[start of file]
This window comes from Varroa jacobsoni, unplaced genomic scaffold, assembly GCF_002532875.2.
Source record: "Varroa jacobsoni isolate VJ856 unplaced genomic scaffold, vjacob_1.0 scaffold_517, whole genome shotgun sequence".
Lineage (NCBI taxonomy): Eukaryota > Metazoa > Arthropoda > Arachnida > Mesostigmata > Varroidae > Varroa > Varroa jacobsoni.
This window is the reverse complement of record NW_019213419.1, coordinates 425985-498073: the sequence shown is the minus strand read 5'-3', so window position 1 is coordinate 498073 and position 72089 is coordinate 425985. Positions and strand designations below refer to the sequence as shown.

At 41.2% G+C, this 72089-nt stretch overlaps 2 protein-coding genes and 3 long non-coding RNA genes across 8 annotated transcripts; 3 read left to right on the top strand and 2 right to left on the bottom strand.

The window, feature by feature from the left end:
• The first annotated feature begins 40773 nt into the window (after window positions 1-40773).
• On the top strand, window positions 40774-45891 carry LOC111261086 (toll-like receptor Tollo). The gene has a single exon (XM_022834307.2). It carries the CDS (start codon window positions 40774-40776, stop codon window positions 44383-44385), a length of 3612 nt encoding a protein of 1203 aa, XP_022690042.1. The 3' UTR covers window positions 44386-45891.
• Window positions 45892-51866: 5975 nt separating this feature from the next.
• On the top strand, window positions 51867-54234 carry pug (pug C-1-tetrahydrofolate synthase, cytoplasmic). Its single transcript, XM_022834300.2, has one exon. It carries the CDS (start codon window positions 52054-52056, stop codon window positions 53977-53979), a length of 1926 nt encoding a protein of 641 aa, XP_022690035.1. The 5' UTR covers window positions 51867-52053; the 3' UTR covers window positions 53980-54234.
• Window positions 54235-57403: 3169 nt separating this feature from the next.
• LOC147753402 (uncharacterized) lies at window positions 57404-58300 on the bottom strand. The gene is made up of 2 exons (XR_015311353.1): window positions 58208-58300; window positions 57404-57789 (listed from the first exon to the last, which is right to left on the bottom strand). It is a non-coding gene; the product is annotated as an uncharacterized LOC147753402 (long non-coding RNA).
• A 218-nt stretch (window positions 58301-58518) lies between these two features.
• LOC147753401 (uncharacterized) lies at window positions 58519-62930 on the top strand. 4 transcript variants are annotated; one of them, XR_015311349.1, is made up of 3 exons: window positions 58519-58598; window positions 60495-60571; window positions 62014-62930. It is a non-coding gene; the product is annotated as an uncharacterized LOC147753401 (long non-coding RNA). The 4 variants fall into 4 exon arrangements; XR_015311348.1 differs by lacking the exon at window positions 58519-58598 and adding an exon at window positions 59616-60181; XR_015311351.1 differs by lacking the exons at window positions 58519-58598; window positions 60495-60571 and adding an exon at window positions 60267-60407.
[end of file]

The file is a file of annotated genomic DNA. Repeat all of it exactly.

This window comes from Varroa jacobsoni, unplaced genomic scaffold, assembly GCF_002532875.2.
Source record: "Varroa jacobsoni isolate VJ856 unplaced genomic scaffold, vjacob_1.0 scaffold_517, whole genome shotgun sequence".
Lineage (NCBI taxonomy): Eukaryota > Metazoa > Arthropoda > Arachnida > Mesostigmata > Varroidae > Varroa > Varroa jacobsoni.
This window is the reverse complement of record NW_019213419.1, coordinates 425985-498073: the sequence shown is the minus strand read 5'-3', so window position 1 is coordinate 498073 and position 72089 is coordinate 425985. Positions and strand designations below refer to the sequence as shown.

At 41.2% G+C, this 72089-nt stretch overlaps 2 protein-coding genes and 3 long non-coding RNA genes across 8 annotated transcripts; 3 read left to right on the top strand and 2 right to left on the bottom strand.

The window, feature by feature from the left end:
• The first annotated feature begins 40773 nt into the window (after window positions 1-40773).
• On the top strand, window positions 40774-45891 carry LOC111261086 (toll-like receptor Tollo). The gene has a single exon (XM_022834307.2). It carries the CDS (start codon window positions 40774-40776, stop codon window positions 44383-44385), a length of 3612 nt encoding a protein of 1203 aa, XP_022690042.1. The 3' UTR covers window positions 44386-45891.
• Window positions 45892-51866: 5975 nt separating this feature from the next.
• On the top strand, window positions 51867-54234 carry pug (pug C-1-tetrahydrofolate synthase, cytoplasmic). Its single transcript, XM_022834300.2, has one exon. It carries the CDS (start codon window positions 52054-52056, stop codon window positions 53977-53979), a length of 1926 nt encoding a protein of 641 aa, XP_022690035.1. The 5' UTR covers window positions 51867-52053; the 3' UTR covers window positions 53980-54234.
• Window positions 54235-57403: 3169 nt separating this feature from the next.
• LOC147753402 (uncharacterized) lies at window positions 57404-58300 on the bottom strand. The gene is made up of 2 exons (XR_015311353.1): window positions 58208-58300; window positions 57404-57789 (listed from the first exon to the last, which is right to left on the bottom strand). It is a non-coding gene; the product is annotated as an uncharacterized LOC147753402 (long non-coding RNA).
• A 218-nt stretch (window positions 58301-58518) lies between these two features.
• LOC147753401 (uncharacterized) lies at window positions 58519-62930 on the top strand. 4 transcript variants are annotated; one of them, XR_015311349.1, is made up of 3 exons: window positions 58519-58598; window positions 60495-60571; window positions 62014-62930. It is a non-coding gene; the product is annotated as an uncharacterized LOC147753401 (long non-coding RNA). The 4 variants fall into 4 exon arrangements; XR_015311348.1 differs by lacking the exon at window positions 58519-58598 and adding an exon at window positions 59616-60181; XR_015311351.1 differs by lacking the exons at window positions 58519-58598; window positions 60495-60571 and adding an exon at window positions 60267-60407.